Thomas Cromwell and Henry VIII

Thomas Cromwell and Henry VIII



What was the relationship between Thomas Cromwell and Henry VIII? It would be natural to view the relationship as a failure in view of the execution of Thomas Cromwell in 1540. However, while it is difficult to argue against this in terms of the final aspect of their relationship, it was not always so. Henry VIII was lucky that he had, in the aftermath of Cardinal Wolsey, a man who was highly talented and it was Cromwell who attempted to modernise the government of the king – something that could only benefit the reign of Henry.

 

It does seem that Henry VIII had a very good eye for highly talented minister. However, Henry was also a very unforgiving man and while Wolsey died in Leicester, he must have known that he had little chance of survival once he reached London. One of the foremost employees of Wolsey was Thomas Cromwell. When Wolsey was out of favour (1529 to 1530), Cromwell managed to bring himself to the attention of Henry but did not engage in the actions of others who openly vilified the man who had once been England’s most powerful person after the king. A natural assumption for Cromwell would have been that those who had worked for Wolsey would have also been disgraced. But Cromwell had gained reputation for working very hard and energetically and to good effect. Despite his association with Wolsey, he came to the favourable attention of Henry when he skilfully disentangled Wolsey’s highly complex business and legal affairs. Henry took Cromwell into his service.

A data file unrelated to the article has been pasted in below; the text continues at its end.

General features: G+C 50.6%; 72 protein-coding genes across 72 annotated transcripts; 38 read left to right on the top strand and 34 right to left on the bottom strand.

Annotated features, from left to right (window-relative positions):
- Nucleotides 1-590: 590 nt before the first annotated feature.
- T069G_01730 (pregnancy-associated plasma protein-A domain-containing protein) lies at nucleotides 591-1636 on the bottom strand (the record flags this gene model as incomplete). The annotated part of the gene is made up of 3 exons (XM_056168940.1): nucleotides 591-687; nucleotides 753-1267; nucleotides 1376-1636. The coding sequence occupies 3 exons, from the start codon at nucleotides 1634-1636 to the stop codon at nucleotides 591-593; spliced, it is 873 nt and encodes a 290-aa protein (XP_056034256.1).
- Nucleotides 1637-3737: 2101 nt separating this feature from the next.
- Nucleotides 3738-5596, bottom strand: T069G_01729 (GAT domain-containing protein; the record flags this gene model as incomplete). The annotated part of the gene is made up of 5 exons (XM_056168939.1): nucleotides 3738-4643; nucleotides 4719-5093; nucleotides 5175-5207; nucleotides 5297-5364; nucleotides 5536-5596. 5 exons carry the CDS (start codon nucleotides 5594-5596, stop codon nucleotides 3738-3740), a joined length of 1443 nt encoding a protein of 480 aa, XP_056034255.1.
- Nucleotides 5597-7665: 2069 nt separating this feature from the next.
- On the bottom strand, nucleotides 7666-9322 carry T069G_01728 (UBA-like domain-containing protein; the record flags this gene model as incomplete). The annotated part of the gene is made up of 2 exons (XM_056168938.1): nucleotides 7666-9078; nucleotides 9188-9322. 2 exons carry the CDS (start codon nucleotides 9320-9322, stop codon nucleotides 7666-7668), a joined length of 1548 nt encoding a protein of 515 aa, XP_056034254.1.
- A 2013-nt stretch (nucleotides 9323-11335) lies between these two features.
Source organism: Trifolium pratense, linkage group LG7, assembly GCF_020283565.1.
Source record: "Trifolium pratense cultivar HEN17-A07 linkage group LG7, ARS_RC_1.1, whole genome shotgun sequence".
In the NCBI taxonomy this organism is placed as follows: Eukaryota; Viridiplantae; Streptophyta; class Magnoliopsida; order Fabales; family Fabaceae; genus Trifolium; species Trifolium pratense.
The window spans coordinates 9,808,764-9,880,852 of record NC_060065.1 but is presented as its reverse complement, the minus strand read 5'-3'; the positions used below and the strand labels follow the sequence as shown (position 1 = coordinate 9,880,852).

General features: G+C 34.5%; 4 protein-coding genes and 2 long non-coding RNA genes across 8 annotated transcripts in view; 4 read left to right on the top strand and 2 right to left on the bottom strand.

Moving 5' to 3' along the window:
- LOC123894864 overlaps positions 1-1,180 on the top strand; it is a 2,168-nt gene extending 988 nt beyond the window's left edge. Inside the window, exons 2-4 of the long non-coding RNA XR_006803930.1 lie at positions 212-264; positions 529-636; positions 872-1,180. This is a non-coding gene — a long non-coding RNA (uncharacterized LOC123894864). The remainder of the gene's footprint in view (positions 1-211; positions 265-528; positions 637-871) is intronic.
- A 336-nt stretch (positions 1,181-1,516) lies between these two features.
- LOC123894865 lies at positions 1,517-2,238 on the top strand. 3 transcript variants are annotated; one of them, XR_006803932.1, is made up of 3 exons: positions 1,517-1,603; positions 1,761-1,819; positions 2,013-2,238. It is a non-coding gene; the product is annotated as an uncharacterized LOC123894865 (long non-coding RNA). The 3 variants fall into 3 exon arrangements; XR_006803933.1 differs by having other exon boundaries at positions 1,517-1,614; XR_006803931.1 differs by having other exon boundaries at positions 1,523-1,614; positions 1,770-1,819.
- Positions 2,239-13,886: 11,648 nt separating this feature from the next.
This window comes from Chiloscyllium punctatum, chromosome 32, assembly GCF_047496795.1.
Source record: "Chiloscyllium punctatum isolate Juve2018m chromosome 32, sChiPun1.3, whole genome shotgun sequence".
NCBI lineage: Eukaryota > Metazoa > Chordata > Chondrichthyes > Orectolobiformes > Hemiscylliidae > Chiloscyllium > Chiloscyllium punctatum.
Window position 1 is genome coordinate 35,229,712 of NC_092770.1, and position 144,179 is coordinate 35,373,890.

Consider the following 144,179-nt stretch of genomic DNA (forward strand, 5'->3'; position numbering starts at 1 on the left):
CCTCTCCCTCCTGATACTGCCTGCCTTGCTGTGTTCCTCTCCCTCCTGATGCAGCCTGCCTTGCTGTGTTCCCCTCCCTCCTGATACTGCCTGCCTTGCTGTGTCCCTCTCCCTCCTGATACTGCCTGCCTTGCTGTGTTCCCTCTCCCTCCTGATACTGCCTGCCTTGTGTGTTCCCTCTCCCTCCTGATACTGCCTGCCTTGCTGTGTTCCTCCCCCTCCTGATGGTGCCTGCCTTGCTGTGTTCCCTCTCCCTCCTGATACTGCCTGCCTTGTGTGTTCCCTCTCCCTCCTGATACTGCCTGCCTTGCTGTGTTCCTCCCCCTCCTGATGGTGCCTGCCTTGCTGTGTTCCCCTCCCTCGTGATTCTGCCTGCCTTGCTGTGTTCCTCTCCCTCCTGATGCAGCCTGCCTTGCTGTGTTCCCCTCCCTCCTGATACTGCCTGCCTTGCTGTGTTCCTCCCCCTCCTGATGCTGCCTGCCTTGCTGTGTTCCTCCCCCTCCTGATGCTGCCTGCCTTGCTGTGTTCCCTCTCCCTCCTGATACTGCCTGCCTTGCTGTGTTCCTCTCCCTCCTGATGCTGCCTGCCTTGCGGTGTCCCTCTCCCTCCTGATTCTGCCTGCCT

How Cromwell became Henry’s chief minister is not clear. What Cromwell actually did for the king between November 1530 and 1533 is difficult to clearly establish with any authority. For a man who was to be so keen to keep notes once he was chief minister, Cromwell did no do the same pre-1533. While it is not clear why Cromwell, especially with his non-noble background, came to prominence, intelligent guesses can be made. It is known that Cromwell was a very able man, but this by itself may not be enough to explain his rise, as the Royal Chamber would have had capable men in it regardless. However, his ability would have stood Cromwell in good stead. We do know that Henry considered himself to be an intellectual; though he was not the “universal genius” that Erasmus labelled him! It may well be that also in Cromwell’s favour was the fact that, unlike very many in the Royal Court, he had read the writings of such political theorists as Marsiglio of Padua and knew about the lifestyle of continental Western Europe as he had lived there in his youth. Therefore, unlike many in the court, Cromwell must have been more interesting to listen to and to develop philosophical arguments with – something the intellectual Henry would have relished and boosted even more his belief that he was an academic. Henry gave Cromwell a number of posts between 1532 and 1533 and by the end of the year it was assumed that Cromwell was the king’s chief minister. Therefore, at the start of Cromwell’s tenure as chief minister, the relationship between him and Henry must be seen as being positive and constructive.